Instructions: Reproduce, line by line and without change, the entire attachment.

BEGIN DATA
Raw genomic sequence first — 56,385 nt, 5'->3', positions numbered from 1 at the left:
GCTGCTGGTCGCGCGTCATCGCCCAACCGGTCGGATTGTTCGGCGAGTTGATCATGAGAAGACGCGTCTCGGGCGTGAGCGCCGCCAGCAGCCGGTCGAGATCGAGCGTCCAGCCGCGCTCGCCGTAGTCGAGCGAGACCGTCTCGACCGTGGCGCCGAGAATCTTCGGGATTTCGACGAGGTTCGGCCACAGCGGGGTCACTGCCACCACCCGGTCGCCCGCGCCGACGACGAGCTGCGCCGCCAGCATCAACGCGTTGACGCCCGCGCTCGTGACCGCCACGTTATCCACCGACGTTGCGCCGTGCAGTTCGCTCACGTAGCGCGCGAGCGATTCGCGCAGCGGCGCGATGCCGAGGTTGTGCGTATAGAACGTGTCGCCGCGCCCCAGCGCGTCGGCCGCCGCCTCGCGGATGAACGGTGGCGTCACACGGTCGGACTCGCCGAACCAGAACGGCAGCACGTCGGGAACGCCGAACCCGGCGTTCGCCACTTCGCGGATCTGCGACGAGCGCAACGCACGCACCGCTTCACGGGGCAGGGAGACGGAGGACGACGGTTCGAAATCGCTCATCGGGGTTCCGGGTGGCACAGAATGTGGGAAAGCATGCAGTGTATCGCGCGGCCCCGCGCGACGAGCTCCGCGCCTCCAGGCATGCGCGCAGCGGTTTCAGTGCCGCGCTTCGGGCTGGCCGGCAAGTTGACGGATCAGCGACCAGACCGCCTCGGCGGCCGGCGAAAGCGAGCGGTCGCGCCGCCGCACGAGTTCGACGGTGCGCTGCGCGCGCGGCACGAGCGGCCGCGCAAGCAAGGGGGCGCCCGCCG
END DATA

Raw genomic sequence first — 56,385 nt, 5'->3', positions numbered from 1 at the left:
GCTGCTGGTCGCGCGTCATCGCCCAACCGGTCGGATTGTTCGGCGAGTTGATCATGAGAAGACGCGTCTCGGGCGTGAGCGCCGCCAGCAGCCGGTCGAGATCGAGCGTCCAGCCGCGCTCGCCGTAGTCGAGCGAGACCGTCTCGACCGTGGCGCCGAGAATCTTCGGGATTTCGACGAGGTTCGGCCACAGCGGGGTCACTGCCACCACCCGGTCGCCCGCGCCGACGACGAGCTGCGCCGCCAGCATCAACGCGTTGACGCCCGCGCTCGTGACCGCCACGTTATCCACCGACGTTGCGCCGTGCAGTTCGCTCACGTAGCGCGCGAGCGATTCGCGCAGCGGCGCGATGCCGAGGTTGTGCGTATAGAACGTGTCGCCGCGCCCCAGCGCGTCGGCCGCCGCCTCGCGGATGAACGGTGGCGTCACACGGTCGGACTCGCCGAACCAGAACGGCAGCACGTCGGGAACGCCGAACCCGGCGTTCGCCACTTCGCGGATCTGCGACGAGCGCAACGCACGCACCGCTTCACGGGGCAGGGAGACGGAGGACGACGGTTCGAAATCGCTCATCGGGGTTCCGGGTGGCACAGAATGTGGGAAAGCATGCAGTGTATCGCGCGGCCCCGCGCGACGAGCTCCGCGCCTCCAGGCATGCGCGCAGCGGTTTCAGTGCCGCGCTTCGGGCTGGCCGGCAAGTTGACGGATCAGCGACCAGACCGCCTCGGCGGCCGGCGAAAGCGAGCGGTCGCGCCGCCGCACGAGTTCGACGGTGCGCTGCGCGCGCGGCACGAGCGGCCGCGCAAGCAAGGGGGCGCCCGCCG